May 29-31, 2009, Fri eve – Sun eve
I have had the pleasure of attending the full Heart of Now course and I’ll be an assistant when it is offered at Heathcote. For people searching for tools to understand themselves and communicate better, or for those who just need a safe container in which to sharpen the tools they’ve amassed over the years of self discovery, Heart of Now is an amazing opportunity!
From the Heathcote page:
Heart of Now is about being who we want to be in the world. Throughout our lives many of us have been encouraged to hide our feelings and ignore our bodies. We’re taught stories of how we’re supposed to behave at school or work. We’ve been told not to make mistakes or certainly not to admit it. At Heart of Now we look with curiosity at the stories we’ve been told. We pay careful attention to our bodies and our emotions. We learn to listen to ourselves deeply and trust what is in our hearts. Heart of Now is not just about ourselves but about building community. When we are present and honest with ourselves, we open space for more intimacy, easier working relationships and creativity which are the building blocks for creating a better world.
Debby Sugarman has been involved with Heart of Now since 2001. Her process work includes Co-Counseling and Non-Violent Communication. She has been trained in Zegg-style Forum facilitation, Dynamic Facilitation, Consensus facilitation, and public process facilitation. Her mediation experience and training includes Community Mediation, Small Claims Court Mediation and Restorative Justice Mediation. Her co-facilitator will be Lisa Stein or Kim Krichbaum.
Tuition: The cost is $300-$600 sliding scale. A fee of $200 is requested when you register. The rest of the fee will be due by the end of the course. A limited amount of financial assistance is available. Please inquire about this if the fee is a barrier to being able to join us for the weekend. The cost will include lodging for 2 nights and all vegetarian meals. An extra $10.00 per night is requested if you want to reserve a private sleeping space.
To Register: You can register by contacting Debby Sugarman at 716-479-1490, firstname.lastname@example.org. For more information about Heart of Now, please visit www.heartofnow.org.
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So our third year at Baltimore’s Beer Bourbon & BBQ Festival is history. So is our participation, I think. It seems the festival has grown larger and more corporate and louder. It was so loud I couldn’t hear myself leave my body. But when someone on one end of the hall would drop the glass they’d been issued with admission, meaning, I assume, that their drinking was done, festival goers from one end to the other would shout a wave of mourning and sympathy through the hall. This happened a lot.
As people became tipsy, their explorations of our fair trade wares were at least amusing. One young man, regarding our onyx carvings, mused, “It’s like, turtles…only made outta ROCK!!!”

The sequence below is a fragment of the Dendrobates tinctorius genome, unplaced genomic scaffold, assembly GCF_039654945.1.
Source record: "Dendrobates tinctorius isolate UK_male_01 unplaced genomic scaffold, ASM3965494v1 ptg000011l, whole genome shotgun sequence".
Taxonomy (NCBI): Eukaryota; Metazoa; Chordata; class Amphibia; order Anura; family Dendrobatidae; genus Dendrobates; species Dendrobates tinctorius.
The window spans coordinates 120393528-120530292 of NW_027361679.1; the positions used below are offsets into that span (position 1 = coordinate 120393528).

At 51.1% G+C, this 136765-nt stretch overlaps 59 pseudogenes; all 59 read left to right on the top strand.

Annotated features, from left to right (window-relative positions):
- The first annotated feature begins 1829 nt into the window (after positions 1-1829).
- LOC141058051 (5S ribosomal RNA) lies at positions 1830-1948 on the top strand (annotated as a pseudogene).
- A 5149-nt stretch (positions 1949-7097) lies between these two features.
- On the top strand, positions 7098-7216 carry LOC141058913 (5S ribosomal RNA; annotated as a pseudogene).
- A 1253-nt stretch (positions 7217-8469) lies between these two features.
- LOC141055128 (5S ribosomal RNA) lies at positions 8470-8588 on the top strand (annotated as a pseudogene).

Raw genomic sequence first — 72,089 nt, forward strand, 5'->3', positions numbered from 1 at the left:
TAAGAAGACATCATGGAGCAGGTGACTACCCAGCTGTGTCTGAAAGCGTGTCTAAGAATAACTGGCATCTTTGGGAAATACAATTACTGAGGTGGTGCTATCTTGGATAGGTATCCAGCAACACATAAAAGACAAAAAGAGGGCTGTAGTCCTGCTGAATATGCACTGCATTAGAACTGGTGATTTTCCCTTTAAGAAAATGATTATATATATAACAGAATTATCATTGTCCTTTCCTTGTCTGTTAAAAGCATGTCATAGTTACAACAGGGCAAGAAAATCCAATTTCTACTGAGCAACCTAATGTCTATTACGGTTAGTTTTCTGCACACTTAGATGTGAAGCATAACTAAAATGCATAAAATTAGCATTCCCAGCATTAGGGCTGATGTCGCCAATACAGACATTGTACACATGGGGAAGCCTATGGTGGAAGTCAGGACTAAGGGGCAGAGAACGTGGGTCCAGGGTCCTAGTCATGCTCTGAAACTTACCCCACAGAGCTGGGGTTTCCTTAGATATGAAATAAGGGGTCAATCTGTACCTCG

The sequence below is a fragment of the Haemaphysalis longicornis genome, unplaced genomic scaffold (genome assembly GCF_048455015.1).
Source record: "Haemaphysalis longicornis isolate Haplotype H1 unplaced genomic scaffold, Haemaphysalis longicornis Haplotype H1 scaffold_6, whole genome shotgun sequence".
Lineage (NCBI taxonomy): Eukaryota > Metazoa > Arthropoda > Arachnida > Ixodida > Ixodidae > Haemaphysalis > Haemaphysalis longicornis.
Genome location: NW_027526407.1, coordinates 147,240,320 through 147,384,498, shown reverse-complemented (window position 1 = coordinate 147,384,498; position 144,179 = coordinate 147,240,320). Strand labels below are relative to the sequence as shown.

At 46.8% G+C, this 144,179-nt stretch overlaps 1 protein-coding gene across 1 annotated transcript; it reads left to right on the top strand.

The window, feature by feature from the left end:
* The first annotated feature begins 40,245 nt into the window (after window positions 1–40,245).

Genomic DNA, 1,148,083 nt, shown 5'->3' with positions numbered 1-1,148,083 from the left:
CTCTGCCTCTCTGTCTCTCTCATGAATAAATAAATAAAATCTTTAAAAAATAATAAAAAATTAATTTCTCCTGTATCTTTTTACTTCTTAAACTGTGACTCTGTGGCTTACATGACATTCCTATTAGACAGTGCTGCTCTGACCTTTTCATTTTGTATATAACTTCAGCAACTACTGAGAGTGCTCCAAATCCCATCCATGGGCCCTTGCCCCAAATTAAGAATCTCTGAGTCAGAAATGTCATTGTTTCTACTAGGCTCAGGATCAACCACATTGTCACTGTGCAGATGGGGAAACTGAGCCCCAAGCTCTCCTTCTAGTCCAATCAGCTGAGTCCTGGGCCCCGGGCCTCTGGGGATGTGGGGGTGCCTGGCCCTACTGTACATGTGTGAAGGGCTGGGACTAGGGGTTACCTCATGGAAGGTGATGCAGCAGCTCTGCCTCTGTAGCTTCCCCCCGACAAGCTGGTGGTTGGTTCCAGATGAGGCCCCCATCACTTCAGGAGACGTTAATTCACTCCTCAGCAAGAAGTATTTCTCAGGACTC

So as I look ahead to our schedule for 2009, I hope you find helpful these lessons I take with me in case we do similar shows:
- When selling to drunk people, wear washable shoes. Sorry to start with this. I know you’re thinking vomit. In fact, the reason is that when they go to dig change out of their wallets, they don’t realize they’re pouring their drink onto their salesperson’s feet.
- Drunk people say, “Keep the change,” with strange frequency, sometimes to statements like, “May I help you?”
- Don’t cry over spilled crystals. Don’t cry over things spilled into your crystals. Cry over things spilled into purses.
- Beverage-themed festivals should provide extra restroom facilities or locate my booth near tall shrubry.
- Pretzel necklaces go with everything.
- Five-gallon buckets of water aren’t good enough sandbags for an EZUp canopy in thirty mile-per-hour wind. If you see a row of canopies so anchored, don’t park downwind of them.
- Drunk people sometimes want to hug their festival vendors as if we were hosting The Price Is Right and they’ve just won something. Yes. Show them what they’re won, Wren! “You’ve won a shopping spree at Heathcote Earthings! This includes a menora made from a recycled bicycle chain, all the treetop angels left over from last year, and five pounds of fancy jasper, which I think is cool but no one seems to want! Will that be cash or check?”
Not my crowd.
I’m on the road to Arkansas, to visit my partner Iuval as he searches for land to form an Intentional Community. Watch for posts on my adventures!
This series of workshops covers the whole Permaculture design course curriculum. Those who attend all 12 days and complete home study assignments, advising sessions, and a design project will earn the Permaculture design apprentice certificate. Students who are not taking the entire course may attend selected individual days or weekends. The dates and topics are:
|April 18**||Introduction to Permaculture|
|April 19**||Ecology and Biogeography: Chesapeake Bioregion Ecosystems and Restoration Strategies|
|May 10**||Soil and Nutrient Recycling|
|June 6**||Mid-Atlantic Food Systems & Annual Garden Design|
|June 7**||Sustainable Culture|
|June 27**||Sustainable Energy Strategies|
|June 28**||Green Building and Community Design|
|July 25||Forest Gardens & Natural Pest Control|
|July 26||Animals and Aquaculture|
|August 1||Permaculture Design Presentations|
|August 2||Feedback & Graduation|
**Open to students who are not taking the full design course.